According to MSNBC, thousands of U.S. citizens have wrongfully been declared dead, due to an average of 35 data input errors per day by the Social Security Administration (SSA). Many other agencies rely on the data provided by the SSA, such as the IRS. People who have been wrongfully declared dead face many problems, such as rejection of tax returns, cancellation of health insurance, and closure of bank accounts. The article states, ‘Input of an erroneous death entry can lead to benefit termination and result in financial hardship for a beneficiary.’ Apparently it is far easier to declare a person’s death than it is to correct the mistake. It continues, ‘Social Security says an erroneous death record can be removed only when it is presented with proof that the original record was entered in error. The original error must be documented, and the deletion must be approved by a supervisor after “pertinent facts supporting reinstatement” are available in the system.'”
In all, Social Security officials had to “resurrect” 23,366 people from January 2004 to September 2005. In other words, over a period of 21 months, Social Security was presented with irrefutable evidence that it had been “killing” more than 1,100 people a month, or more than 35 a day.
Garbage in, garbage out
The problem begins at the Social Security Administration, keeper of most of the records tabulating deaths in the United States. Like other government agencies, the IRS, with whom Todd has most recently tangled, relies upon Social Security’s database, said Dan Boone, a spokesman for the IRS.
When Social Security determines that an eligible current or future beneficiary has died, it closes the person’s entry in its Case Processing and Management System, or CPMS.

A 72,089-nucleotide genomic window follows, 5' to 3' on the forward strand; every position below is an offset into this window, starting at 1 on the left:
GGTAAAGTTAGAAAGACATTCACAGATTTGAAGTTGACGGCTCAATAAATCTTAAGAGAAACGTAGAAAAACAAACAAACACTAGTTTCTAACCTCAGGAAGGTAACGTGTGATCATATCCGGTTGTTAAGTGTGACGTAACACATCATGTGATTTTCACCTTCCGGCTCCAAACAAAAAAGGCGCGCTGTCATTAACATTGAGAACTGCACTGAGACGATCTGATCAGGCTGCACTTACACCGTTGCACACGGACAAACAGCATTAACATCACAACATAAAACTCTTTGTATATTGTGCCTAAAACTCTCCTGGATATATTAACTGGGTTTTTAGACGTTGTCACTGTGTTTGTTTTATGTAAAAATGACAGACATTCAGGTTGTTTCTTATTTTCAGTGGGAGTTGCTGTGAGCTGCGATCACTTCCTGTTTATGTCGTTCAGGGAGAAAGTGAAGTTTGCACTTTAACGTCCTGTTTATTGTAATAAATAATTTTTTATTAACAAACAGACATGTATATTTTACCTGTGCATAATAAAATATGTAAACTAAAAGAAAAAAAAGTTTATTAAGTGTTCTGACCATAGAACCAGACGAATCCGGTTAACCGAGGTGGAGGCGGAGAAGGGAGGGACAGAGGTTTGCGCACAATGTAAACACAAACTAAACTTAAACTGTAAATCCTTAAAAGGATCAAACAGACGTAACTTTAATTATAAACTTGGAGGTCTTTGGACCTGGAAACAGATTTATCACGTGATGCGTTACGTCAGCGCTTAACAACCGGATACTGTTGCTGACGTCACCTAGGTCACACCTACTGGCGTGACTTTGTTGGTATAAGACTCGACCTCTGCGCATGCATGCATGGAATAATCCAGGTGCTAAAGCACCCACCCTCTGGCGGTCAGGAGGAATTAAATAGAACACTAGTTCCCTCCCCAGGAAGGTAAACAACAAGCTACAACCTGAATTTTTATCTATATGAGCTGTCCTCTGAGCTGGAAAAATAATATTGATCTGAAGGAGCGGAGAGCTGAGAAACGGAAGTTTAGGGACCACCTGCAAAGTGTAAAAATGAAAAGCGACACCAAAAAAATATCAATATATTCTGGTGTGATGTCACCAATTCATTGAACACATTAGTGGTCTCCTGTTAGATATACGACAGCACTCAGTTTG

The system is only as good as the data it receives. Sometimes, that isn’t very good.
Todd, for example, was killed when someone in Florida died and her Social Security number was accidentally typed in. Since then, her tax returns have repeatedly been rejected, and her bank closed her credit card account.
“One time when I [was] ruled dead, they canceled my health insurance because it got that far,” she said.
Toni Anderson of Muncie, Ind., expired when someone in the government pushed the wrong button, making the records declare that it was she, not her husband, John, who died Nov. 8.
Social Security even sent this letter: “Dear Mr. Anderson, our condolences on the loss of Mrs. Anderson.”
This is just one of a huge set of issues that arise from massive government databases that are maintained by people (who make mistakes). It a reminder that the ‘massive government database in the sky that determines who is and is not ‘alive’ or ‘dead’ is or is not a person is not going really the answer to identity problems – increasing reliance on them could make things worse.
Daniel Solove makes this point that bureaucracies don’t take care of people’s information well because they are data systems full of abstractions.
Bob Blakley talks about the fact that
Privacy is not about keeping personal information secret. It’s about ensuring that people who handle personal information respect the dignity of the individuals to whom that information refers.
Killing people in government databases before they are dead is not dignified.
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